Now living on opposite coasts, Mia is Juilliard’s rising star and Adam is LA tabloid fodder, thanks to his new rock star status and celebrity girlfriend. When Adam gets stuck in New York by himself, chance brings the couple together again, for one last night. As they explore the city that has become Mia’s home, Adam and Mia revisit the past and open their hearts to the future-and each other.

Told from Adam’s point of view in the spare, lyrical prose that defined If I StayWhere She Went explores the devastation of grief, the promise of new hope, and the flame of rekindled romance.

where she went

I rarely read sequels.  However, having just finished If I Stay, I knew I had to pick up the next book, Where She Went.  In book one, Mia narrates the events leading up and following the tragic car accident that killed her family. Fast forward three years later for book 2 and now Mia’s boyfriend, Adam shares his story. It is a sad, raw and powerful narrative that will pull on reader’s heartstrings.  Adam is deeply affected and confused following his separation/breakup with Mia. I thought this was refreshing to see, as often it is the female character that is shown destroyed by a breakup.  Like the previous novel, memories and flashbacks of their relationship are again provided throughout.

Emotionally connecting with Adam came easy.  Like Adam, I felt anger toward Mia for how she ended things. When the truth is told, I was confused.  I’ve never experienced loss like Mia, so I couldn’t completely understand her reasoning. I believe that if I were in her shoes, I would have never pushed Adam away. I would have accepted all the love and support, rather than trying to erase him from her life.  However, I enjoyed the conclusion to their story and was left with feeling of hope. Pick up this realistic teen fiction series for a touching and beautiful read.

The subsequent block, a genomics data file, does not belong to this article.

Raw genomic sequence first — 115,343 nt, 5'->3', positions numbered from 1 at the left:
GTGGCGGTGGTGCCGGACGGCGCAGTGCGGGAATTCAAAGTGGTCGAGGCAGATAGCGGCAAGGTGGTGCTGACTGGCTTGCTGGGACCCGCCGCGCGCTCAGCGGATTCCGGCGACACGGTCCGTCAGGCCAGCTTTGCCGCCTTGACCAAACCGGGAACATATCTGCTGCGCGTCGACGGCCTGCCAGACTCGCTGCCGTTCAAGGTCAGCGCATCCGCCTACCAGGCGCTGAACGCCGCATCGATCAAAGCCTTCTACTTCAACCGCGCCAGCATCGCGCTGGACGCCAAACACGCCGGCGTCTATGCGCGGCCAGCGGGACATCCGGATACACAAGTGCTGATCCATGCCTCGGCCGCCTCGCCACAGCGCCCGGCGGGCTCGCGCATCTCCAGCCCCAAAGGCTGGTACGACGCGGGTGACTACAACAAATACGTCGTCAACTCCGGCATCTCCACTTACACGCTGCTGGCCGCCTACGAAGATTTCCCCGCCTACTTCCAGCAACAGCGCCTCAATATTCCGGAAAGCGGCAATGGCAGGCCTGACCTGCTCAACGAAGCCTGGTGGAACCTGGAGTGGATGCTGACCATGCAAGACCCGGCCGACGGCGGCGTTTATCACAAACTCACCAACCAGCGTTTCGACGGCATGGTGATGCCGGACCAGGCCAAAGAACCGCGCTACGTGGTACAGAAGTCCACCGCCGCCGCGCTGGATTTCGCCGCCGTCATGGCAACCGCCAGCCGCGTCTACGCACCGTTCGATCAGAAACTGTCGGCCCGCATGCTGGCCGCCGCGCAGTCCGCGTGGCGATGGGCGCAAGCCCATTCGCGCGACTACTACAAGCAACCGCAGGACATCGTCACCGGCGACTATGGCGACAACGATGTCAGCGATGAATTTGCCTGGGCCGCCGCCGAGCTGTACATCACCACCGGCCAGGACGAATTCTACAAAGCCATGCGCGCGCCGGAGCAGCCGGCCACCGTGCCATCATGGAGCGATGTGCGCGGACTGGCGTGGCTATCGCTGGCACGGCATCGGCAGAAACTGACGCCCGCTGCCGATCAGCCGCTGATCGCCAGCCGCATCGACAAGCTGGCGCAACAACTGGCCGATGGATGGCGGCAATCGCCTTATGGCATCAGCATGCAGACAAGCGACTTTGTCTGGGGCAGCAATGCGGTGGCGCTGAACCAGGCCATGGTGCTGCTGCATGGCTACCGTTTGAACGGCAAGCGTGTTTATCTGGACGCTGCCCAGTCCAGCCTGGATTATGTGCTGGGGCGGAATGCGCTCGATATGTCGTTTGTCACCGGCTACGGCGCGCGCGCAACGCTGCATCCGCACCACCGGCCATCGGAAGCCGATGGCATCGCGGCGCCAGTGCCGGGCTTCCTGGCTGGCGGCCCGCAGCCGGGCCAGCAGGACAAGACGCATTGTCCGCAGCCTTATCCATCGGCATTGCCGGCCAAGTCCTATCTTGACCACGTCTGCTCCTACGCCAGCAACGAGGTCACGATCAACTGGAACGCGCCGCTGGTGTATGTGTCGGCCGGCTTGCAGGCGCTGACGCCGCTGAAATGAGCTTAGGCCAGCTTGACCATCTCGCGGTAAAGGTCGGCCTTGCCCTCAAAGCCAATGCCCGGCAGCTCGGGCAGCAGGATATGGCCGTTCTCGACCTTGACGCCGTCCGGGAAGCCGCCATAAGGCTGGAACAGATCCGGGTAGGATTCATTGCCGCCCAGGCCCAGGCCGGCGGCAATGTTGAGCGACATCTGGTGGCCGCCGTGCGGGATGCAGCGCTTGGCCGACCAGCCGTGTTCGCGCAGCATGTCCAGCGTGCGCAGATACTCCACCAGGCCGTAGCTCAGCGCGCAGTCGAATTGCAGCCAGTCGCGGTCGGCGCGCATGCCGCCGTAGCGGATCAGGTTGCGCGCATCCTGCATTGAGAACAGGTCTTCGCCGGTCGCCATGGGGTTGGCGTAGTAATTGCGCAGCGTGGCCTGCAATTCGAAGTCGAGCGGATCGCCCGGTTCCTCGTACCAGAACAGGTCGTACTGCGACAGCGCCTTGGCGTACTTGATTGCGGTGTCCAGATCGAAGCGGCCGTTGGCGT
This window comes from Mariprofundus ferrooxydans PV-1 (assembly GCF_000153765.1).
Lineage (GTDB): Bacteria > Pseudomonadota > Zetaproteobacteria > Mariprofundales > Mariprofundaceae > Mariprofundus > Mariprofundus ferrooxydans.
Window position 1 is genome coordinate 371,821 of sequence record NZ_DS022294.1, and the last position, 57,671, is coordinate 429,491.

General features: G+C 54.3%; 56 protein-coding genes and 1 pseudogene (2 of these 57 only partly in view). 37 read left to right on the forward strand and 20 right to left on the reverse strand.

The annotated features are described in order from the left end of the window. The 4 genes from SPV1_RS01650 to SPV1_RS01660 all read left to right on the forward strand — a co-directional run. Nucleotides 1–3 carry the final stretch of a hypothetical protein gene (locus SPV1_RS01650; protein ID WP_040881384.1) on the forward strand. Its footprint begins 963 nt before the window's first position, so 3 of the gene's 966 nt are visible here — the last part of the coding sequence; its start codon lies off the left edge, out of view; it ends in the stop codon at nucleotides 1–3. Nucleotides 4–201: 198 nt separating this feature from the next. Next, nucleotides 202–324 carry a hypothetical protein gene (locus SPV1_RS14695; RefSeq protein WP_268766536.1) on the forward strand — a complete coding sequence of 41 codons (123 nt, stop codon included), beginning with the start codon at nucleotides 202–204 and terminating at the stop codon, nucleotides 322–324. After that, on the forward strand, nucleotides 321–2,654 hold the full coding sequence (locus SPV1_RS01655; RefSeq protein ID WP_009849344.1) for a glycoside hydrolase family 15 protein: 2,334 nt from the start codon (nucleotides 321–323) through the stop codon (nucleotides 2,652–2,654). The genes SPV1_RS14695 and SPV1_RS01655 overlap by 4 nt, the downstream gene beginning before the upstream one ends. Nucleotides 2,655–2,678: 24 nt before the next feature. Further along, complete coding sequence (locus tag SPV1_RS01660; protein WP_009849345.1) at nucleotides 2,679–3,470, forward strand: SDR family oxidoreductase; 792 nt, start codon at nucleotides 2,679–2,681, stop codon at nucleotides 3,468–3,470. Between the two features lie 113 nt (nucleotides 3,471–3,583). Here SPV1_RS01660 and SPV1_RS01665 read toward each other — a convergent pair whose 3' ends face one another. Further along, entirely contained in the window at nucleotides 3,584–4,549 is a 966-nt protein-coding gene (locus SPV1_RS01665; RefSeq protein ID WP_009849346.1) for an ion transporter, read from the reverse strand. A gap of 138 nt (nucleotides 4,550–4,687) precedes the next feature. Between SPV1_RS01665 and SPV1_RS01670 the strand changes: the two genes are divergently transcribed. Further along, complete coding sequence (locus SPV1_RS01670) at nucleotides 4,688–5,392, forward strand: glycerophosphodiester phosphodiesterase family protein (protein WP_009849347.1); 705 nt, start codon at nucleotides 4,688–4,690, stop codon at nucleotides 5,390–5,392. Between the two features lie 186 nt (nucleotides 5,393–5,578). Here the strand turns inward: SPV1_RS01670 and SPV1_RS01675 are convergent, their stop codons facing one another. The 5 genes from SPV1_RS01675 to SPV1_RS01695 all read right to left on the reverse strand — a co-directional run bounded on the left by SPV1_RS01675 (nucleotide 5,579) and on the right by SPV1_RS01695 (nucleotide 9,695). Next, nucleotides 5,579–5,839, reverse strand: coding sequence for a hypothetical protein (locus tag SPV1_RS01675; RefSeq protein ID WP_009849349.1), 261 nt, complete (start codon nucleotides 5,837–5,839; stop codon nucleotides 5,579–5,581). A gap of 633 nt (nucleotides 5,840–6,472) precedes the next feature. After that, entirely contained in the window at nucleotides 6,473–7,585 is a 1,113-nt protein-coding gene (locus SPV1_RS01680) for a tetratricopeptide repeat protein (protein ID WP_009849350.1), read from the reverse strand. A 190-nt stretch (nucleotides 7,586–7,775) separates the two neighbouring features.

BookIt Guest Review-Chopsticks by Jessica Anthony & Rodrigo Corral

I rarely have the pleasure of coming across a picture book for teens so I was thrilled to come across the uniquely told story of Chopsticks.

After her mother died, Glory retreated into herself and her music. Her single father raised her as a piano prodigy, with a rigid schedule and the goal of playing sold-out shows across the globe. Now, as a teenager, Glory has disappeared. As we flash back to the events leading up to her disappearance, we see a girl on the precipice of disaster. Brilliant and lonely, Glory is drawn to an artistic new boy, Frank, who moves in next door. The farther she falls, the deeper she spirals into madness. Before long, Glory is unable to play anything but the song “Chopsticks.” But nothing is what it seems, and Glory’s reality is not reality at all. In this stunningly moving novel told in photographs, pictures, and words, it’s up to the reader to decide what is real, what is imagined, and what has been madness all along.

Chopsticks is not just a regular picture book, it is a story told through a  mix of images from photographs, letters, television shots, cell phone messages,  CD lists, artwork, menus, and more.  As a reader I felt like I was going the personal scrapbook of Glory, uncovering the key moments of her life from losing her mother to losing her grasp on reality. I think that this book would be a great choice for those who enjoy expressing themselves artistically. I went through the book several times, loving the images, and even followed it up by listening to some of the songs they share with each other. I believe teens will be able to identify with elements of the story, and enjoy the alternative format.

I give it 4 out of 5

Happy reading,

Bookit

p.s. check out the YouTube version of Chopsticks